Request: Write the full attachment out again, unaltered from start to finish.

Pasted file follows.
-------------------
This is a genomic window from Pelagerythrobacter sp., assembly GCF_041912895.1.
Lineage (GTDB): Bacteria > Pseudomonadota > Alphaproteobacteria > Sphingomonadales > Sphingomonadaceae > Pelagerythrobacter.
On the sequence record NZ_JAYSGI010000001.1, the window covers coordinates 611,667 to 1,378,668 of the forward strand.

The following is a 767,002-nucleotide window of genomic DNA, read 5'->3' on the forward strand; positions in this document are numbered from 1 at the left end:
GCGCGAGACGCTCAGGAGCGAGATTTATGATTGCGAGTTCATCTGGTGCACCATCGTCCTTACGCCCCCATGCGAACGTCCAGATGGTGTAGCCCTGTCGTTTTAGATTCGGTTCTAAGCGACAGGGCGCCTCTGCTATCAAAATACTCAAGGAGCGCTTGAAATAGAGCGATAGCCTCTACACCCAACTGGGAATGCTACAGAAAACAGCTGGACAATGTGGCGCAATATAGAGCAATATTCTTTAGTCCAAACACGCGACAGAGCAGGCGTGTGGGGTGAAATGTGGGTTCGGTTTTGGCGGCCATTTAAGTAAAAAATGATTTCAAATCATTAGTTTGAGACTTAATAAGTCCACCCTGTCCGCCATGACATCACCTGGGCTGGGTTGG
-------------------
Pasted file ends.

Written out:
This is a genomic window from Pelagerythrobacter sp., assembly GCF_041912895.1.
Lineage (GTDB): Bacteria > Pseudomonadota > Alphaproteobacteria > Sphingomonadales > Sphingomonadaceae > Pelagerythrobacter.
On the sequence record NZ_JAYSGI010000001.1, the window covers coordinates 611,667 to 1,378,668 of the forward strand.

The following is a 767,002-nucleotide window of genomic DNA, read 5'->3' on the forward strand; positions in this document are numbered from 1 at the left end:
GCGCGAGACGCTCAGGAGCGAGATTTATGATTGCGAGTTCATCTGGTGCACCATCGTCCTTACGCCCCCATGCGAACGTCCAGATGGTGTAGCCCTGTCGTTTTAGATTCGGTTCTAAGCGACAGGGCGCCTCTGCTATCAAAATACTCAAGGAGCGCTTGAAATAGAGCGATAGCCTCTACACCCAACTGGGAATGCTACAGAAAACAGCTGGACAATGTGGCGCAATATAGAGCAATATTCTTTAGTCCAAACACGCGACAGAGCAGGCGTGTGGGGTGAAATGTGGGTTCGGTTTTGGCGGCCATTTAAGTAAAAAATGATTTCAAATCATTAGTTTGAGACTTAATAAGTCCACCCTGTCCGCCATGACATCACCTGGGCTGGGTTGG